Drivers play a big role in organizing and conducting the local meetings. They help with the review of the previous month's safety performance, and they help make training presentations.

Corporate-wide training topics over the past year included distracted driving and other unsafe driving behaviors. While unsafe behaviors got much of the attention, positive behaviors also were addressed. Defensive driving sessions are conducted throughout the year. Andrews Logistics participates in NTTC's rollover training and awareness program, and drivers receive regular updates.

The NTTC's Outstanding Performance Trophy also garnered attention at some of this year's tailgate safety meetings. “We had a pizza party system wide to celebrate the trophy right after the award was announced at the NTTC annual safety meeting in April,” Eschle says. “Through the rest of the year, we're going to send the trophy around our entire terminal system. We want all of our drivers to know that they played an integral role in earning this trophy.”

Odgers conducts about three safety meetings a year at each of the 11 terminals in the Andrews Logistics system. Eschle also tries to visit each terminal during at least one safety meeting every year.

Core focus

Regulatory compliance is a core focus of the safety program, because the Andrews Logistics management team believes that is where safe driving and work habits start. Specific elements of the program are tailored to each of the company's transportation activities — tank truck, dry van operations, and flatbed activity.

“We spent three years building this program, and we drew on best practices from many other trucking companies,” Odgers says. “Our own drivers are an important part of this safety management system. “We got their input on our safety manual, and they helped rewrite the manual. That is every bit as important as our top-down safety focus. Drivers took ownership of the safety program because they were part of the development process.”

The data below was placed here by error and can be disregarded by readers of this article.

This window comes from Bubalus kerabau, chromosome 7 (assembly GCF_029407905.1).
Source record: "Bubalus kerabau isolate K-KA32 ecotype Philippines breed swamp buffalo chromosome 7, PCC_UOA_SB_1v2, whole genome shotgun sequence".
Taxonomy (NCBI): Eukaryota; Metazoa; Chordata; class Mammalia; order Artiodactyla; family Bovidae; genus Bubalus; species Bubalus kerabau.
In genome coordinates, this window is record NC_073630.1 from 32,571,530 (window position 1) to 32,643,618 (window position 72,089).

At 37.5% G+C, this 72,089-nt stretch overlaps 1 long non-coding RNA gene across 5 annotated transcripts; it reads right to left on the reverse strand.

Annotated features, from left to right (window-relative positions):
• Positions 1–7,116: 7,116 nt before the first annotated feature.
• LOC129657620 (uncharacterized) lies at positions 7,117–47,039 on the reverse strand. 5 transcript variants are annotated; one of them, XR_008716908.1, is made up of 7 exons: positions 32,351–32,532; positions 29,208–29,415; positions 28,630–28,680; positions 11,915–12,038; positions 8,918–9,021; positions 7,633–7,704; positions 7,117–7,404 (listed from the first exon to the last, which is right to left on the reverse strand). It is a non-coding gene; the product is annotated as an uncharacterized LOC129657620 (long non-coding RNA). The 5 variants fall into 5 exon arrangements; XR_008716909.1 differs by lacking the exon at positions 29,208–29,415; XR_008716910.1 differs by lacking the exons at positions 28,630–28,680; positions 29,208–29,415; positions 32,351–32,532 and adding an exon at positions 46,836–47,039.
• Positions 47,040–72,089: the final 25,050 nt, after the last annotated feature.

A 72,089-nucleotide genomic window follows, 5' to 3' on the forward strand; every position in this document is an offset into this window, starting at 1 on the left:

Recently, the safety department has been preparing the company for the launch of Comprehensive Safety Analysis 2010, the Federal Motor Carrier Safety Administration's new fleet safety enforcement and rating initiative. CSA 2010 issues are already being covered in monthly safety meetings, and the company is already tracking its scorecard under the new Carrier Safety Management System that will replace SafeStat.

“We see this program as a game-changer for the trucking industry,” Odgers says. “It will have positive and negative impacts.”

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On the positive side, Odgers says he likes aspects of the 2010 program assigning some safety ownership to drivers. CSA 2010 also should encourage drivers to take better care of equipment to avoid citations at roadside inspections. The downside is that the new federal program probably will make the driver shortage worse.